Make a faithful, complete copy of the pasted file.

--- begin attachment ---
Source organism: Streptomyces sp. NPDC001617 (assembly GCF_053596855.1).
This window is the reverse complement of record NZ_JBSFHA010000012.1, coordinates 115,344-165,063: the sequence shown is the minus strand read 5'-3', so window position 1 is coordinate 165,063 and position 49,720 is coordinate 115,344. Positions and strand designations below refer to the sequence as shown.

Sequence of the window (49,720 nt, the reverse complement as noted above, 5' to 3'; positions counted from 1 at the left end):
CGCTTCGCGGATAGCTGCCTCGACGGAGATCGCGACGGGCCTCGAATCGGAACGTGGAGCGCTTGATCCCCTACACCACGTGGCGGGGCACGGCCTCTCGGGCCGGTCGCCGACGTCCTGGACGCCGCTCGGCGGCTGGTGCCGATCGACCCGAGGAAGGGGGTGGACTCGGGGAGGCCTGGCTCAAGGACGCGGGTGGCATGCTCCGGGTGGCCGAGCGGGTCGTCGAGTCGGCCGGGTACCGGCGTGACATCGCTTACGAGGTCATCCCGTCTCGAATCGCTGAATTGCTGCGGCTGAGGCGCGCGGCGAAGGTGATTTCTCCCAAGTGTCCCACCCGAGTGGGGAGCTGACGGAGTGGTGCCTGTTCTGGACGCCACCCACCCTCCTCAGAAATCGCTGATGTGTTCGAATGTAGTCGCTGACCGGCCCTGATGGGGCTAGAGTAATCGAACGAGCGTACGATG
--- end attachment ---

Source organism: Streptomyces sp. NPDC001617 (assembly GCF_053596855.1).
This window is the reverse complement of record NZ_JBSFHA010000012.1, coordinates 115,344-165,063: the sequence shown is the minus strand read 5'-3', so window position 1 is coordinate 165,063 and position 49,720 is coordinate 115,344. Positions and strand designations below refer to the sequence as shown.

Sequence of the window (49,720 nt, the reverse complement as noted above, 5' to 3'; positions counted from 1 at the left end):
CGCTTCGCGGATAGCTGCCTCGACGGAGATCGCGACGGGCCTCGAATCGGAACGTGGAGCGCTTGATCCCCTACACCACGTGGCGGGGCACGGCCTCTCGGGCCGGTCGCCGACGTCCTGGACGCCGCTCGGCGGCTGGTGCCGATCGACCCGAGGAAGGGGGTGGACTCGGGGAGGCCTGGCTCAAGGACGCGGGTGGCATGCTCCGGGTGGCCGAGCGGGTCGTCGAGTCGGCCGGGTACCGGCGTGACATCGCTTACGAGGTCATCCCGTCTCGAATCGCTGAATTGCTGCGGCTGAGGCGCGCGGCGAAGGTGATTTCTCCCAAGTGTCCCACCCGAGTGGGGAGCTGACGGAGTGGTGCCTGTTCTGGACGCCACCCACCCTCCTCAGAAATCGCTGATGTGTTCGAATGTAGTCGCTGACCGGCCCTGATGGGGCTAGAGTAATCGAACGAGCGTACGATG